Rob Donnelly of Guardian Ventures talks about VC investing in the 2000-generation, birth of the Houston Angel Network, and why Austin might be the best place to start a life science industry cluster in the state of Texas.
What is your background?
I have a Biomed undergrad from A&M and an MBA from SMU.
How did you get into the venture capital?
I worked in investment banking after graduate school and did some startup work at a software start-up on the West Coast. It was great intro into the entrepreneurial world. After that I moved to Houston in the late 1990s. At that time, Houston tech community was going through some growing pains and felt they were behind the West Coast.
Paul Hobby, Bob McNair and others had family investment businesses and were doing one-off deals but wanted to accelerate technology deal flow. There were a number of us who formed a group that was the predecessor of the Houston Angel Network. The Houston Technology Center (HTC) was working at that time to help the tech entrepreneurial community.
We spun that effort into a small fund called Genesis Park. Our model focused on early stage tech and later shifted to private equity after 2000. We were fortunate to be close to our LP’s and were able to shift to private equity (including distressed/turnaround) as it was a better asset class at the time.
What type of deals did you look for?
We did a number of deals – software, semiconductor, life science, and communications. Between Genesis Park and Guardian, I’ve participated in three life science deals: two have been successful.
So how did the Houston Angel Network start?
I work closely with several individuals who were apart of the Band of Angels in the Bay area. They had a high caliber of angel investor: experienced, tech savvy and super-accredited. And we had a hard time replicating the Band profile in Houston given its energy and real estate concentration. HAN and HTC together lowered the requirements for membership and opened the meetings up to service providers. It went from a small group of highly active investors to a large group of service providers and casually interested investors. Several generations later, the Houston Angel Network has emerged stronger, more focused and more successful.
So how did it work at Genesis Park?
Our most successful model was taking active roles in the businesses we fund and backfill ourselves with long-term management as soon as possible. The majority of the Principals are still running deals or off on new tangents. Blair Garrou stayed in the venture world and formed DFJ Mercury.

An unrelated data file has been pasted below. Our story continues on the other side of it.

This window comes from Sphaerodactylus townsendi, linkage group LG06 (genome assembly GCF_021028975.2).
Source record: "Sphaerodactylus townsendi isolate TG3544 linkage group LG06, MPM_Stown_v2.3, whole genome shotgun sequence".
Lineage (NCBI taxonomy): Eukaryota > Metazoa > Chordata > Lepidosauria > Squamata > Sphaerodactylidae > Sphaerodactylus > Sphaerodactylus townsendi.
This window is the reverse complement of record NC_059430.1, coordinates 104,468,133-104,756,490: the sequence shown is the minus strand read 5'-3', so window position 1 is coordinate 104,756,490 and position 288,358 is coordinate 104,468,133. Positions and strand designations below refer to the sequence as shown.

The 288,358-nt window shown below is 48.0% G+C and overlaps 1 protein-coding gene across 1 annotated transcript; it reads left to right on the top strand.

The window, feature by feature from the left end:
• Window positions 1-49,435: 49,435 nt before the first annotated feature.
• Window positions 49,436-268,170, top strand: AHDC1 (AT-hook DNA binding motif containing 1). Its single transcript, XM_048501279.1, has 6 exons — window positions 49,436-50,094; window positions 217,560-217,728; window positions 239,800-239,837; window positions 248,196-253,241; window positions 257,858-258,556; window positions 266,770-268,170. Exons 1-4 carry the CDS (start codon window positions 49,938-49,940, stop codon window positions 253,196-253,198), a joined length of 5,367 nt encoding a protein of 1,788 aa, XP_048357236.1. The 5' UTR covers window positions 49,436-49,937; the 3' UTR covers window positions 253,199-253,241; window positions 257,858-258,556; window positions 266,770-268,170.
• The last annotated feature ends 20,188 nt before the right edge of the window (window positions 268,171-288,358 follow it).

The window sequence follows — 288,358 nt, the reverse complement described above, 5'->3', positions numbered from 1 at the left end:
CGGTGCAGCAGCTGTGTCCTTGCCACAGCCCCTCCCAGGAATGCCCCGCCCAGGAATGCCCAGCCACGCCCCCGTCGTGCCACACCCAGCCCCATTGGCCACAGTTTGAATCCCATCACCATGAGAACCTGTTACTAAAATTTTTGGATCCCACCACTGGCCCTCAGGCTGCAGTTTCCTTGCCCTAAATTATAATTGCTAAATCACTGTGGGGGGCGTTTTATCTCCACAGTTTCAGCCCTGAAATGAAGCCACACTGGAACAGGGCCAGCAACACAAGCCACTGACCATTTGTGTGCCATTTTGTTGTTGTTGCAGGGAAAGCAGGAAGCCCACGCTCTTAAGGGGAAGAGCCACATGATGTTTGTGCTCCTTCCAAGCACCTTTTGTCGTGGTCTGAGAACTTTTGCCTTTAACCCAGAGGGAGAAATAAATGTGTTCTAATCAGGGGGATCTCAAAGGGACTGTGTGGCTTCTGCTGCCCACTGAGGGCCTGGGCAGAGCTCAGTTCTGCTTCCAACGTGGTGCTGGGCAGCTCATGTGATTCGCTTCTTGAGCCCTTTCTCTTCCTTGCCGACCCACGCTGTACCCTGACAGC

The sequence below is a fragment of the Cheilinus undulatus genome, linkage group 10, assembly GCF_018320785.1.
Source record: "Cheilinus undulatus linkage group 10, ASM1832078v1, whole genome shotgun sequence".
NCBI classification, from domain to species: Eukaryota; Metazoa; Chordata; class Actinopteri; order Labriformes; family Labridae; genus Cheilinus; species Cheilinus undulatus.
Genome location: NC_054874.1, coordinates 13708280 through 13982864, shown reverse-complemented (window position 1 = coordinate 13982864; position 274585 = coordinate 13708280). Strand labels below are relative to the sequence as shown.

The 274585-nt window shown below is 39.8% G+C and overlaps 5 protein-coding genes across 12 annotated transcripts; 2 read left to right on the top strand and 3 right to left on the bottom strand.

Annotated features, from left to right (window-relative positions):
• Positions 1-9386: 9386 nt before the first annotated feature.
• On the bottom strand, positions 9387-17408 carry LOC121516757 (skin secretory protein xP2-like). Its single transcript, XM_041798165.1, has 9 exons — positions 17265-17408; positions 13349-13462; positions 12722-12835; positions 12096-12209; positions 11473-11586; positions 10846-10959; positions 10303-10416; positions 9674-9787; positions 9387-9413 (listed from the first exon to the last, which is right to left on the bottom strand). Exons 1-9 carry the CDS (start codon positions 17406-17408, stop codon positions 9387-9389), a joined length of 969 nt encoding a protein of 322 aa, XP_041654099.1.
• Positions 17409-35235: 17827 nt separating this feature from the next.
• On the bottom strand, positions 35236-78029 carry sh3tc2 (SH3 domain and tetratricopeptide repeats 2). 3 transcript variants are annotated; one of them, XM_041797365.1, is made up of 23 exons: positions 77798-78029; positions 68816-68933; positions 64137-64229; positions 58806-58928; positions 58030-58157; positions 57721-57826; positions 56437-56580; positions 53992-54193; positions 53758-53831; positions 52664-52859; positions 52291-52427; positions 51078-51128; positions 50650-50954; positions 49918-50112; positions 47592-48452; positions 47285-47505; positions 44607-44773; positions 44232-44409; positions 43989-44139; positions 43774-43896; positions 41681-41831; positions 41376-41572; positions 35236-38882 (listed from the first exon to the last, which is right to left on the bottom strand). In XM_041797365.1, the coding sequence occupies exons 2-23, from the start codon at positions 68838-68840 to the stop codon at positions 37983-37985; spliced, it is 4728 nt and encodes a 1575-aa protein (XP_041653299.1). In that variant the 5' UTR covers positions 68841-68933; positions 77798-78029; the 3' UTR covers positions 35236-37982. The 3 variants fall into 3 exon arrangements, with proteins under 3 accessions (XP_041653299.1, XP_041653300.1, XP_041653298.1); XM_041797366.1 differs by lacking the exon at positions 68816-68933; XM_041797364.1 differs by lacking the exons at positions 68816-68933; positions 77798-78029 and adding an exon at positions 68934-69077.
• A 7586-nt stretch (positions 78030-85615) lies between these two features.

What kind of return did the fund generate?
Once the last remaining portfolio companies liquidate, Genesis Park will have done well given its vintage. What saved us is we put the brakes on drawing capital from our LPs and shifting into private equity, including some turnaround opportunities in the communications sector.
What are you doing now?
We stopped formal operations of the fund in 2004-5. Now I work on individual deals. Sometimes I’ll find something interesting and get involved. I find my old colleagues in Houston are interested in venture investing again. Their net worth has doubled or tripled due to the price of oil. There’s a totally different energy vibe today in Houston due to the increased liquidity. The big difference between this run up in the oil cycle and previous run ups is that a lot of the families with oil interests have opted to sell to publicly traded partnerships. Families are trading their assets for liquidity.
What is next?
I think of all the cities in the state of Texas, Austin has the best shot at being the life science start-up city.
Why not Houston?
You can’t import entrepreneurial talent into Houston the way you can with Austin. Houston has little native life science managerial talent. They have great research and clinical institutions but few individuals who can launch a real business. Those people are on the west coast and the northeast and most won’t move to Houston. They will, however, move to Austin. The challenge for Texas is that the location of the IP in the state is not in the same place as the managerial talent. Taken as a whole, Texas can become quite competitive in life sciences, but each city must focus on what it does best – for Austin, it is launching and building technology companies.
What are you doing now?
I’m still working on deals and I would like to put down roots here in Austin. If you can bring the right investors to the table it can make a big difference.
Wednesday, July 9, 2008
Monday, July 7, 2008
It’s interesting to note the rise of the fund (sometimes called a SideCar) among angel groups to provide diversification and participation into angel investing by passive investors. In many cases the fund is applied to deals the angel investors pursue. This means the return on the fund will mirror the return the angels are seeing.
During the recent Angel Capital Association Summit in San Diego a number of groups discussed their sidecar fund and how it worked. The first came from Ian Sobieski of the Band of Angels in the Bay Area. It’s a $50M fund raised primarily from outside investors. The fund invests $300K in deals the Band of Angels invests in which allows outsiders to enjoy the same returns as the Band of Angels members enjoy (which was reported at 53% IRR). The fund has a staff of three people who are paid from a 2.5% management fee and a 20% carry fee.
The second example comes from Luis Villalobos of the Tech Coast Angels which has a $3M fund that invests $350K in each deal that the Tech Coast Angel members invest in. The fund has no carry or management fee and so relies on the members to manage the fund. Both funds are ten year long funds.